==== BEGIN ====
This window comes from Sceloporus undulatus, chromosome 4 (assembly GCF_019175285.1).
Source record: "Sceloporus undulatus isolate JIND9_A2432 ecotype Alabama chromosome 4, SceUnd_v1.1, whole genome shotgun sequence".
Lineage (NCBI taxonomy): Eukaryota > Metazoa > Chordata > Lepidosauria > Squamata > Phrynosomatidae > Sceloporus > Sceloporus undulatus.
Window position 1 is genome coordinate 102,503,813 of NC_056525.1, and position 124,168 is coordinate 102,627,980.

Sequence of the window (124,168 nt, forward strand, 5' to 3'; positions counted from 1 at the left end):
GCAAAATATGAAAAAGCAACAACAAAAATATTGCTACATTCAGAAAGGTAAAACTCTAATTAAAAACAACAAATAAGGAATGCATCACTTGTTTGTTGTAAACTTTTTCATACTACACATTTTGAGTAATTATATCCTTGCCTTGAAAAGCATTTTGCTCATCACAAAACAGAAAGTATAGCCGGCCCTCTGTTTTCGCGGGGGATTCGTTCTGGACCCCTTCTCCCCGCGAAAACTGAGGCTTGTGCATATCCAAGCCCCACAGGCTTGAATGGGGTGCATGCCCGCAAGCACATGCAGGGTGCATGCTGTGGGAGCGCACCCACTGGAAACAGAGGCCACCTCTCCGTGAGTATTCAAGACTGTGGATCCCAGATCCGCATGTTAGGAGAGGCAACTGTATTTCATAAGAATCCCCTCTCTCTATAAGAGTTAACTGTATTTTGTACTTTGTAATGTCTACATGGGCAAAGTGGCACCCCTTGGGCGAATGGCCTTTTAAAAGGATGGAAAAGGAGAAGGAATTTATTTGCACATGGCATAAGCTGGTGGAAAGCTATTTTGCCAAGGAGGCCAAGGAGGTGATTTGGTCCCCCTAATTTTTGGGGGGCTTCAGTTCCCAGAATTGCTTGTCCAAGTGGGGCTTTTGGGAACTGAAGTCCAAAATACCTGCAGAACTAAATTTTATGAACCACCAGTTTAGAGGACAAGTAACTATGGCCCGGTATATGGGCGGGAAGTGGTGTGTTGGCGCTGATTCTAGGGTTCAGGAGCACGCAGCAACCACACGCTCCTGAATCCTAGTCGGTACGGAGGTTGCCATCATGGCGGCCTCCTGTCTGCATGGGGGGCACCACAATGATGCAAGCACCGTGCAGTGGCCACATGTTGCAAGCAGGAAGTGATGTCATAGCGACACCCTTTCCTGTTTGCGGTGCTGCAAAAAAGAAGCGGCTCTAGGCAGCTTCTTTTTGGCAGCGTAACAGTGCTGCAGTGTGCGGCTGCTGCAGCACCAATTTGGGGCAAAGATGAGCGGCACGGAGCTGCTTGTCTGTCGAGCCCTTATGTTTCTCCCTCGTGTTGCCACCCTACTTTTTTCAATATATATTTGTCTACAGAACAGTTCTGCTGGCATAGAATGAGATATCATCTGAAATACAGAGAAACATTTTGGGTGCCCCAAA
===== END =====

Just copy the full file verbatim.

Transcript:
This window comes from Sceloporus undulatus, chromosome 4 (assembly GCF_019175285.1).
Source record: "Sceloporus undulatus isolate JIND9_A2432 ecotype Alabama chromosome 4, SceUnd_v1.1, whole genome shotgun sequence".
Lineage (NCBI taxonomy): Eukaryota > Metazoa > Chordata > Lepidosauria > Squamata > Phrynosomatidae > Sceloporus > Sceloporus undulatus.
Window position 1 is genome coordinate 102,503,813 of NC_056525.1, and position 124,168 is coordinate 102,627,980.

Sequence of the window (124,168 nt, forward strand, 5' to 3'; positions counted from 1 at the left end):
GCAAAATATGAAAAAGCAACAACAAAAATATTGCTACATTCAGAAAGGTAAAACTCTAATTAAAAACAACAAATAAGGAATGCATCACTTGTTTGTTGTAAACTTTTTCATACTACACATTTTGAGTAATTATATCCTTGCCTTGAAAAGCATTTTGCTCATCACAAAACAGAAAGTATAGCCGGCCCTCTGTTTTCGCGGGGGATTCGTTCTGGACCCCTTCTCCCCGCGAAAACTGAGGCTTGTGCATATCCAAGCCCCACAGGCTTGAATGGGGTGCATGCCCGCAAGCACATGCAGGGTGCATGCTGTGGGAGCGCACCCACTGGAAACAGAGGCCACCTCTCCGTGAGTATTCAAGACTGTGGATCCCAGATCCGCATGTTAGGAGAGGCAACTGTATTTCATAAGAATCCCCTCTCTCTATAAGAGTTAACTGTATTTTGTACTTTGTAATGTCTACATGGGCAAAGTGGCACCCCTTGGGCGAATGGCCTTTTAAAAGGATGGAAAAGGAGAAGGAATTTATTTGCACATGGCATAAGCTGGTGGAAAGCTATTTTGCCAAGGAGGCCAAGGAGGTGATTTGGTCCCCCTAATTTTTGGGGGGCTTCAGTTCCCAGAATTGCTTGTCCAAGTGGGGCTTTTGGGAACTGAAGTCCAAAATACCTGCAGAACTAAATTTTATGAACCACCAGTTTAGAGGACAAGTAACTATGGCCCGGTATATGGGCGGGAAGTGGTGTGTTGGCGCTGATTCTAGGGTTCAGGAGCACGCAGCAACCACACGCTCCTGAATCCTAGTCGGTACGGAGGTTGCCATCATGGCGGCCTCCTGTCTGCATGGGGGGCACCACAATGATGCAAGCACCGTGCAGTGGCCACATGTTGCAAGCAGGAAGTGATGTCATAGCGACACCCTTTCCTGTTTGCGGTGCTGCAAAAAAGAAGCGGCTCTAGGCAGCTTCTTTTTGGCAGCGTAACAGTGCTGCAGTGTGCGGCTGCTGCAGCACCAATTTGGGGCAAAGATGAGCGGCACGGAGCTGCTTGTCTGTCGAGCCCTTATGTTTCTCCCTCGTGTTGCCACCCTACTTTTTTCAATATATATTTGTCTACAGAACAGTTCTGCTGGCATAGAATGAGATATCATCTGAAATACAGAGAAACATTTTGGGTGCCCCAAA